Chuck.
PS. The guy had bought out another lumber dealer many years ago and that guy had them , the new fellow just put them in his warehouse and let them sit , for years till I found them.

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Amateurs built the Ark...... Professionals built the Titanic
Visit some fine paddlers at The Southern Paddler


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PostPosted: Sun Aug 10, 2008 12:45 pm 
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Tacking the seams:

I followed the instructions for this. I flipped the boat and put tape on the inside so the epoxy/wood flour mix would not come through the seam and make a mess. I used the blue masking tape. The wood flour came from the bag on my random orbital sander. I sifted it with a flour sifter before using it. I used a mix of cedar and pine.
Image

I flipped it and added the epoxy/wood flour mix. I was very liberal on the hull panel. Although it looks messy on the side, I scraped the wood flour of the sides with a squeegy.
Image

On the ends, I tacked the panels as I described above, but I didn't completely fill the gap flush with the front of the panels. After waiting over night, I pulled the stitches and fininshed the tacking. On the front and rear, I filled in the ends liberally and pushed strips of ash into the epoxy wood flour mix. I then wiped of the overflow, and held the strips in place with strips of tape until the epoxy cured. I forgot to take pictures of the process, but this is the end product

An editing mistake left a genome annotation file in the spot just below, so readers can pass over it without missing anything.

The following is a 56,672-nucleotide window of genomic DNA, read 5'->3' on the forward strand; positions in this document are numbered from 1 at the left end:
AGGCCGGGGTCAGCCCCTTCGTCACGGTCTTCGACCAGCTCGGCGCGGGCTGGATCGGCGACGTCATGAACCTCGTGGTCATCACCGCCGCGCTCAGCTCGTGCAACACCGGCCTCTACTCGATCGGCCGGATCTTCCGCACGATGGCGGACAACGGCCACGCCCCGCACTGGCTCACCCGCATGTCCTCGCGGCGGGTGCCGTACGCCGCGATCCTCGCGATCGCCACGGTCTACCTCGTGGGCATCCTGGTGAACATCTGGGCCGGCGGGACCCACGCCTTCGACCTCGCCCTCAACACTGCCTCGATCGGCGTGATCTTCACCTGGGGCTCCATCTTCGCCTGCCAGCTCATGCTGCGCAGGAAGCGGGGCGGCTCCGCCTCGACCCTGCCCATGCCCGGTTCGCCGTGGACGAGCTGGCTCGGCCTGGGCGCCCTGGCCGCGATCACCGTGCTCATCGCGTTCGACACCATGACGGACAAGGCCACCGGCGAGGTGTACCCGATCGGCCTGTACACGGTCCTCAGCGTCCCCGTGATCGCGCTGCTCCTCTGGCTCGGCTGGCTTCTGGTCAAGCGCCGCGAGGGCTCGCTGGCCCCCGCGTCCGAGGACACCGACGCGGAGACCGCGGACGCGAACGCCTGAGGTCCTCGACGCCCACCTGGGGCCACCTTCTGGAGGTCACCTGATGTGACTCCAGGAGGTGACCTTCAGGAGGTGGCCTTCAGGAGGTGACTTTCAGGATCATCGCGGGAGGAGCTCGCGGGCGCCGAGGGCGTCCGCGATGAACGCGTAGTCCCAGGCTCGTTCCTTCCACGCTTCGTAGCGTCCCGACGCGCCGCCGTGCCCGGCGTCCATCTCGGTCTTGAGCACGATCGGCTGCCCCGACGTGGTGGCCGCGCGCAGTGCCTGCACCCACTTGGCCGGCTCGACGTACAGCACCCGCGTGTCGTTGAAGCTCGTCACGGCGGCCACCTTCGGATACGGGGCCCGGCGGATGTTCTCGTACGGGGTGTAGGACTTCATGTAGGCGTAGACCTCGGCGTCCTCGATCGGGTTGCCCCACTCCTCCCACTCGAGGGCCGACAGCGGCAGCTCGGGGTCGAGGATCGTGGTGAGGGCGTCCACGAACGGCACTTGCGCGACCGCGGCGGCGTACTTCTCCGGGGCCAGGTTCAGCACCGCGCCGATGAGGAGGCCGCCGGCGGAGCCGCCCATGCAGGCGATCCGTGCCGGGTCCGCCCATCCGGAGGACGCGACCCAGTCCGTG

Image

I then sanded off any that got onto the sides of hull and rounded the edges using my random orbital sander (creating evermore wood flour).

I then flipped the boat and applied masking tape to both sides of each seam. Then, using a spoon, I applied a woodflour/epoxy glue fillet on all the seams. After allowing it to set up for a little while, I cut strips of 4 oz cloth on a bias, and lightly pressed the strips into the fillet and wet them out with epoxy. I have no photos of this stage for some reason. However, several other people on this forum do it this way and have posted excellent photos of the technique.